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View Diary: BREAKING: PG&E quits US Chamber over climate change (283 comments)

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  •  The way the technology is right now (6+ / 0-)

    we'd seriously have to fuck up some beautiful landscapes to have enough power to get rid of nuclear and coal. In fact, I'm a big fan of nuclear as a transition power source while we miniaturize and improve solar tech.

    But your overall point is spot on. We certainly arent getting anywhere dicking around.

    "If you come to a fork in the road, take it." - Yogi Berra

    by brooklynbadboy on Tue Sep 22, 2009 at 02:40:30 PM PDT

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    •  Solar Roadways get around that problem (22+ / 0-)

      By turning already-existing paved roads into solar collectors:

      http://www.solarroadways.com/

      Visit http://theuptake.org/ for Minnesota news as it happens.

      by Phoenix Woman on Tue Sep 22, 2009 at 03:32:38 PM PDT

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    •  Germany makes headway on solar by (0+ / 0-)

      having some of the most expensive electricty in the world, but still emits nearly 60% more CO2 per capita than France, which generates 80% of its electricity with nuclear power.

      Free speech? Yeah, I've heard of that. Have you?

      by dinotrac on Tue Sep 22, 2009 at 08:13:07 PM PDT

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      •  I must disagree (0+ / 0-)

        Germany's electricity cost is roughly on par with France's -- 15.85 UK pence/kWh in the north, 11.45 in the west, and 13.75 in the southwest, versus 13.38 in France.  As for CO2, Germany also has 26% more people, a 28% larger GDP, and a historic stronger focus on heavy industry.  Furthermore, Germany is reducing their CO2 emissions much faster than France.

        •  That was per capita. (0+ / 0-)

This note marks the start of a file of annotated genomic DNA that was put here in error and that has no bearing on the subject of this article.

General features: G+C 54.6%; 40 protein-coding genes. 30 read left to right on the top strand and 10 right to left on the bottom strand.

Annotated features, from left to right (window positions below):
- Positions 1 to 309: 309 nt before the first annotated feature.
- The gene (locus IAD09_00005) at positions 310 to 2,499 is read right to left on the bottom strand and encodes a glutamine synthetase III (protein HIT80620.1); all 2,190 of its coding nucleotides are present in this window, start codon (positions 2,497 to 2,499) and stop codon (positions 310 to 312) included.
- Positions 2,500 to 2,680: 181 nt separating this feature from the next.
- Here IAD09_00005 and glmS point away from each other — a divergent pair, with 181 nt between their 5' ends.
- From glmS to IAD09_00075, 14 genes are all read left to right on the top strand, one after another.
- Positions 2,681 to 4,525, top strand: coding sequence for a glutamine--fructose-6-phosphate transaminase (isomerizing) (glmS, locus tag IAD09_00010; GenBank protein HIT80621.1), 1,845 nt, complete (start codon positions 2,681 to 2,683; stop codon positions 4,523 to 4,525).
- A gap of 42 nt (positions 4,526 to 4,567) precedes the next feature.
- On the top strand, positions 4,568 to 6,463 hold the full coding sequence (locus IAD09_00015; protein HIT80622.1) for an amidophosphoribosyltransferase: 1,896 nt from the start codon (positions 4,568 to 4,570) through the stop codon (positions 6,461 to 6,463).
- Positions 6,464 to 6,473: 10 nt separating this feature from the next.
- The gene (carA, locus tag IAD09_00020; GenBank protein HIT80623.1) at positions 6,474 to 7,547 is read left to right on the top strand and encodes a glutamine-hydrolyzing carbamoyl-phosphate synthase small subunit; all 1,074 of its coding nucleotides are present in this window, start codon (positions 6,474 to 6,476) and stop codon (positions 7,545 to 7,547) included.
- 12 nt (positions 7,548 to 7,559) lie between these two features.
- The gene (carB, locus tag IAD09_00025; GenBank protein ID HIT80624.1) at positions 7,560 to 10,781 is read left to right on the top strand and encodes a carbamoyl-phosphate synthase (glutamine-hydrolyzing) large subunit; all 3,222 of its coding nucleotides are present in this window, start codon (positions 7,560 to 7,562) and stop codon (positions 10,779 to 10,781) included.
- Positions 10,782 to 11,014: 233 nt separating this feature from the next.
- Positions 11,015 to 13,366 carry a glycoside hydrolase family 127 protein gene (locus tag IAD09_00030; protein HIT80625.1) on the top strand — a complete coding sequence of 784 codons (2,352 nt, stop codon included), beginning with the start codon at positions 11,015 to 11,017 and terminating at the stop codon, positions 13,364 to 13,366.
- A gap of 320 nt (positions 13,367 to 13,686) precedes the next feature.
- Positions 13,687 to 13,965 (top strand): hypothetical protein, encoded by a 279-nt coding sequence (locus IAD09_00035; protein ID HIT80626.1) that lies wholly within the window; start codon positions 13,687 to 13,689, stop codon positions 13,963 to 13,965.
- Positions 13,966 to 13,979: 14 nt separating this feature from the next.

It adjusts for population.

          As to reducing emissions, Germany is also reducing its emissions faster than India, but still emits ten times as much per capita.

          By the same token, the United states is reducing emmissions more rapidly than Germany (both absolute and percentage) but is still twice German levels.  Easier to cut back from high levels than low.

          Free speech? Yeah, I've heard of that. Have you?

          by dinotrac on Wed Sep 23, 2009 at 05:14:46 PM PDT

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    •  Not the answer. (4+ / 0-)

      There are far too many uncertainties with nuclear, one of the major ones being total cost.

      Utilities won't be so keen to get into more nuclear with the certain headaches they will have to face, along with increased liability, regulations, startup costs, NIBMY resistance, uncertain fuel supply, diminishing disposal options and the biggest cost kicker -- unpredictable decommissioning costs and the likely increasing reserves they will be required to come up with to offset them.

      Current decommissioning projects are costing many-fold original estimates, so whatever you come up with now, it won't be enough.

      Far too many risks for any business to undertake and I certainly don't want more of my tax dollars supporting it.